Check out their absolutely beautiful Instagram account @DriftersFish.

Nelly Hand, Salty Girl of the Month

SG: Who first got you hooked on the sea?
NH: My family. I started fishing with my dad on our family boat the Orion. My brothers and I were the crew and every summer we worked with dad fishing for pink salmon in Prince William Sound, Alaska. There are so many reasons why I love living and working on the water. I love the lifestyle of commercial fishing and the community it creates. I love working with my hands and even though the work is physically and mentally draining, whenever I catch my breath and look around - the mountains and the place we get to work is just incredible.

SG: When you’re not on the ocean, what are you doing?
NH: I spend time building Drifters Fish, a business my husband Michael and I created to sell our catch direct. During the winter I work distributing our frozen and smoked wild salmon around Western Washington. In the summer, I’m working on our little gillnet boat harvesting wild salmon and shipping the fish direct to restaurants across the US. When I’m not working on Drifters Fish, I try to get outside, hiking or harvesting wild food, as often as I can.

Drifters Fish, Salty Girl of the Month

SG: What has it been like to see Drifters become a reality?
NH: It has been so exciting and a lot of hard work to see Drifters Fish become a reality. I’ve loved the challenge of developing a business and the opportunity to creatively share about our livelihood and Alaska’s incredible seafood. We launched Drifters Fish in 2014 with the intention of creating a business to sell our catch direct from the fisherman to the consumer. Michael and I had both been involved with commercial fishing several years prior to launching Drifters and both had the shared enthusiasm of being more involved with the fish we were catching. We started sharing fish with friends and neighbors and then with further interest from more folks, we started to grow. We now run a Community Supported Fishery in Western Washington as well as ship fresh, wild salmon in the summer season direct to restaurants.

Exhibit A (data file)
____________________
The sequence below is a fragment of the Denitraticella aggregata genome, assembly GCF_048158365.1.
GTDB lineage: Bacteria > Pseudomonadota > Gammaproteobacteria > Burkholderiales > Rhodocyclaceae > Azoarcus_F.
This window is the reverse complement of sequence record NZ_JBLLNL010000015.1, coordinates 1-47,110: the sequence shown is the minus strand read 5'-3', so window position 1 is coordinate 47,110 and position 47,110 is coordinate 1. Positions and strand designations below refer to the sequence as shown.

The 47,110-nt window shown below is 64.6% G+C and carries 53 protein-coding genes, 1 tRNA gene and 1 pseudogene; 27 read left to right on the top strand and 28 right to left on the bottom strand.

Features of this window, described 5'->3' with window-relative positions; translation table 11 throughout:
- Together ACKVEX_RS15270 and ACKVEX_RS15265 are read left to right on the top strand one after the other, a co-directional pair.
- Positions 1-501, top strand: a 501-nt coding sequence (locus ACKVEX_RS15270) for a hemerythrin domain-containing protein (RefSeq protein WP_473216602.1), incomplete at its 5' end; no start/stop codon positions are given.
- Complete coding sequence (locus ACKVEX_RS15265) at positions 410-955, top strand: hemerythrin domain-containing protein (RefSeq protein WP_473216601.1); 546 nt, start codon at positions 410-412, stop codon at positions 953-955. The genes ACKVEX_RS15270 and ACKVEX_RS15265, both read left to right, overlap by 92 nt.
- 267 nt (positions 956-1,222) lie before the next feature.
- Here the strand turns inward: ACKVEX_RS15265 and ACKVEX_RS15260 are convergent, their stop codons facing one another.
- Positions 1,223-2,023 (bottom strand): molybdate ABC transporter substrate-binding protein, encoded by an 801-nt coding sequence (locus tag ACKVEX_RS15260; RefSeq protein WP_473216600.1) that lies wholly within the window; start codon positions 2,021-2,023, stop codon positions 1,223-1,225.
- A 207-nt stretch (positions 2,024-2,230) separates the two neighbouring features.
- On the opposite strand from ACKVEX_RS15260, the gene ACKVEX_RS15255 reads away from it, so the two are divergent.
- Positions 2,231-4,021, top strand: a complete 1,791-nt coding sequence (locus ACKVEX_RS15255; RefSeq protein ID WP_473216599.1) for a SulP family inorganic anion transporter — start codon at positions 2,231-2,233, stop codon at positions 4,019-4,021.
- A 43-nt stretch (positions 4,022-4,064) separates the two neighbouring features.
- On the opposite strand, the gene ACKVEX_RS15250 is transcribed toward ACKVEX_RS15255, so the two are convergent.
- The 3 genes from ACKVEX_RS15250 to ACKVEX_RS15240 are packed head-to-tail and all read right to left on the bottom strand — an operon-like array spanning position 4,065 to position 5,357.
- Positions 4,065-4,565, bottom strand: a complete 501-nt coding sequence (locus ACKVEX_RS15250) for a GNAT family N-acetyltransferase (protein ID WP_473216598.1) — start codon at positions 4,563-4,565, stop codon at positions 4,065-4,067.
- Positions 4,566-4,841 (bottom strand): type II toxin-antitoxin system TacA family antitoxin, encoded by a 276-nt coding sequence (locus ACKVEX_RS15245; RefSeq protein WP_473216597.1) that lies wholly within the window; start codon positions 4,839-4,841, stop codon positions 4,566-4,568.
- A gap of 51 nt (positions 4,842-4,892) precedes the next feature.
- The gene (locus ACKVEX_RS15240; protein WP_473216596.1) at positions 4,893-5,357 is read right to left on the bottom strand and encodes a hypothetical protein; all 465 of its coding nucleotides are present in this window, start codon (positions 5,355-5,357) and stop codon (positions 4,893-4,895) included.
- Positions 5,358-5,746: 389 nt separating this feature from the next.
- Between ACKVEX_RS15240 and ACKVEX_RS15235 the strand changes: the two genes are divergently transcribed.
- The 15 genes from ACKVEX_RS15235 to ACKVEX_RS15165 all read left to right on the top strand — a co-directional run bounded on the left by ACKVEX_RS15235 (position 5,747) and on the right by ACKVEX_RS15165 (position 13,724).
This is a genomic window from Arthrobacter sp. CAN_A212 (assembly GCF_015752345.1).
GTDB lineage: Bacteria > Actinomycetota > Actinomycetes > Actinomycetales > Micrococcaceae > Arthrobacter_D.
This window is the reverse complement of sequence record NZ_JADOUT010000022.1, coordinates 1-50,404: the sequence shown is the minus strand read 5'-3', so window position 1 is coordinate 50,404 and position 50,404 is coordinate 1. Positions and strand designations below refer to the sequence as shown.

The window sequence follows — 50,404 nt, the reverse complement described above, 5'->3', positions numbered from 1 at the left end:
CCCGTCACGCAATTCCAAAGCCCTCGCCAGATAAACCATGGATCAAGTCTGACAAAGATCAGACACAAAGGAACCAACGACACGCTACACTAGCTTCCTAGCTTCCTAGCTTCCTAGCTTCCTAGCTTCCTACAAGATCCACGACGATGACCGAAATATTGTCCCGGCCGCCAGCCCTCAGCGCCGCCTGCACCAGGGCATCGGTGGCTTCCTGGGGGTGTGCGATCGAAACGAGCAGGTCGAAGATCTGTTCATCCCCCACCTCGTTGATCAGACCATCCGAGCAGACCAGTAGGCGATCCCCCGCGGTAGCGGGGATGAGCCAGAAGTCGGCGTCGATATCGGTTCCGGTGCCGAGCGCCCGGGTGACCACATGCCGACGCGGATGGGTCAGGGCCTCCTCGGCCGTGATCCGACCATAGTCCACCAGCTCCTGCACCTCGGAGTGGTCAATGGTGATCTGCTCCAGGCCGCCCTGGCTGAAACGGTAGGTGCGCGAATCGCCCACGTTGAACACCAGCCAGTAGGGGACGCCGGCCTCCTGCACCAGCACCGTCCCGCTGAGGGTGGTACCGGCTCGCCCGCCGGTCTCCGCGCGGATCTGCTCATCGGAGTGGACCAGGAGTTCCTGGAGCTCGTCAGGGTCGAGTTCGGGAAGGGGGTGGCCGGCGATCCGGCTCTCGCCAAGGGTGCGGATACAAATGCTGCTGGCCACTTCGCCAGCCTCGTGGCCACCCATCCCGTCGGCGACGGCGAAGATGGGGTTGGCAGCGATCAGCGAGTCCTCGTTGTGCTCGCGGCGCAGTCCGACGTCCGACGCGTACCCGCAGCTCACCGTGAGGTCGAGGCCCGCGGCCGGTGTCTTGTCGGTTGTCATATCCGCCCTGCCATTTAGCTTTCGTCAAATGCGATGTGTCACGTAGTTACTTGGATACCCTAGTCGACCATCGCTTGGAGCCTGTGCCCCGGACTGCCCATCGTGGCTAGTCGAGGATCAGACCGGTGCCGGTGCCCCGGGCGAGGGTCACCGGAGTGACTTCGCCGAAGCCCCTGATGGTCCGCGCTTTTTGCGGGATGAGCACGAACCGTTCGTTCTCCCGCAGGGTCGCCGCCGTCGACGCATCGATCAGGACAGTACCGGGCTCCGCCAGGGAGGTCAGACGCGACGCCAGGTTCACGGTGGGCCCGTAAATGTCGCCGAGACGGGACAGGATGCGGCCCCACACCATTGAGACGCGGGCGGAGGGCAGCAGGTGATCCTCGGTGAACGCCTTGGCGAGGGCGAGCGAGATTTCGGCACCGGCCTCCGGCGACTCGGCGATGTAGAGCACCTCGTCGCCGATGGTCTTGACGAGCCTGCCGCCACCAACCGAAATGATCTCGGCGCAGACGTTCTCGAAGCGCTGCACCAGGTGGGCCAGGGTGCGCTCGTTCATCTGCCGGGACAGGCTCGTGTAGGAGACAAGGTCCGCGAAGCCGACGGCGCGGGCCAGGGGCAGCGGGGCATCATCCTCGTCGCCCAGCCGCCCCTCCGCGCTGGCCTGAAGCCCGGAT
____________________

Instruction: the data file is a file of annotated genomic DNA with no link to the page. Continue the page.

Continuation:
SG: When you close your eyes and think about your favorite time on the water, what do you see?
NH: Mid-June and Michael and I are in the busiest part of our fishing season. The days are getting so long in Alaska and we’re fishing around the clock for sockeye salmon. It’s eleven thirty at night and the sun is still glowing in the sky and the mountains are lit up. As tired as we are, I love this time of year and the rhythm we’ve settled into of working together out on the water and the daylight that seems to last forever.

Nelly Hand, Salty Girl of the Month

SG: What does a healthy ocean look like to you?
NH: Oceans provide the world with an incredible bounty and resource for healthy, wild protein. A healthy ocean is one being harvested respectfully and with care to protect and restore the valuable surrounding ecosystem. We all can work together towards a healthy ocean by supporting local, American small scale fisheries that practice sustainable harvesting.  

SG: What do you never leave home without?
NH: A moleskin notebook. These books are my every day. Grocery lists, business notes for Drifters Fish, recipes to make on the boat, and a place to press all those roadside wildflowers.  

Is there a Salty Girl in your life? Email us to share her story with us and nominate her as a monthly Salty Girl!

Salty Girl of the Month: Kimi Werner, professional freediving spearfisherwoman

Since we launched Salty Girl Seafood, one of the first things that people say is how much they love the name. Often we are asked, what does it mean to be a Salty Girl?  

salty: of the sea, sailing or life at sea.

This is a series of blogs honoring our kindred Salty Girls--women whose lives and livelihoods revolve around all things ocean.

Kimi Werner // Photo by Justin Turkowski

Kimi Werner // Photo by Justin Turkowski

From champion freediver, to ambassador for ocean conservation, and certified chef, we can’t help but be inspired by Kimi Werner. Her connection to the ocean stems from her family’s deep-rooted ties to harvesting their sustenance from the sea. Growing up off the grid in Maui, Kimi would tag along with her dad as he dove for their dinners. The ability to see first hand the process of harvesting food from the sea and preparing it to feed family led to a lifelong passion for cooking. Kimi’s passion to hunt to feed those she loves is still a major part of her relationship with the ocean.